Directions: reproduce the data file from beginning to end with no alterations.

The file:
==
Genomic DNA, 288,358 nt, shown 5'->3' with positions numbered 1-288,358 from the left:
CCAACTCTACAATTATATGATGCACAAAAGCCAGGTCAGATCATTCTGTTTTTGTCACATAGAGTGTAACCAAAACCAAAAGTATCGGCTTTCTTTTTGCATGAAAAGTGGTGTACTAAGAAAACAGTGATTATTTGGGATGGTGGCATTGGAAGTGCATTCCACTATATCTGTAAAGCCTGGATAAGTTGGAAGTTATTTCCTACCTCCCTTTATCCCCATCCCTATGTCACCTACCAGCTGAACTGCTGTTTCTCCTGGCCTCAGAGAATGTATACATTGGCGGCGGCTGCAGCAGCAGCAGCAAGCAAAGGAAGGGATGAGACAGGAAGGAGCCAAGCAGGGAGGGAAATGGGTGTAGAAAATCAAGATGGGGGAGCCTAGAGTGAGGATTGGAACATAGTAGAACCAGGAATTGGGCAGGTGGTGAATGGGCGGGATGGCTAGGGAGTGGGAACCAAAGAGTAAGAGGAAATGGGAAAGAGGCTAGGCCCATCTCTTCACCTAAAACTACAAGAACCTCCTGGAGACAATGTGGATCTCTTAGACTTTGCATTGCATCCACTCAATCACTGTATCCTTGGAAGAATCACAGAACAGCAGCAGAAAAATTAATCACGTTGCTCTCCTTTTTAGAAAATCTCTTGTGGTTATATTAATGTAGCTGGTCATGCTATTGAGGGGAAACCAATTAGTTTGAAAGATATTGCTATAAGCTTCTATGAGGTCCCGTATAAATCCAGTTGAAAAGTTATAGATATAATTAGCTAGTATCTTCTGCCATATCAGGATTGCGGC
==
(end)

Genomic DNA, 288,358 nt, shown 5'->3' with positions numbered 1-288,358 from the left:
CCAACTCTACAATTATATGATGCACAAAAGCCAGGTCAGATCATTCTGTTTTTGTCACATAGAGTGTAACCAAAACCAAAAGTATCGGCTTTCTTTTTGCATGAAAAGTGGTGTACTAAGAAAACAGTGATTATTTGGGATGGTGGCATTGGAAGTGCATTCCACTATATCTGTAAAGCCTGGATAAGTTGGAAGTTATTTCCTACCTCCCTTTATCCCCATCCCTATGTCACCTACCAGCTGAACTGCTGTTTCTCCTGGCCTCAGAGAATGTATACATTGGCGGCGGCTGCAGCAGCAGCAGCAAGCAAAGGAAGGGATGAGACAGGAAGGAGCCAAGCAGGGAGGGAAATGGGTGTAGAAAATCAAGATGGGGGAGCCTAGAGTGAGGATTGGAACATAGTAGAACCAGGAATTGGGCAGGTGGTGAATGGGCGGGATGGCTAGGGAGTGGGAACCAAAGAGTAAGAGGAAATGGGAAAGAGGCTAGGCCCATCTCTTCACCTAAAACTACAAGAACCTCCTGGAGACAATGTGGATCTCTTAGACTTTGCATTGCATCCACTCAATCACTGTATCCTTGGAAGAATCACAGAACAGCAGCAGAAAAATTAATCACGTTGCTCTCCTTTTTAGAAAATCTCTTGTGGTTATATTAATGTAGCTGGTCATGCTATTGAGGGGAAACCAATTAGTTTGAAAGATATTGCTATAAGCTTCTATGAGGTCCCGTATAAATCCAGTTGAAAAGTTATAGATATAATTAGCTAGTATCTTCTGCCATATCAGGATTGCGGC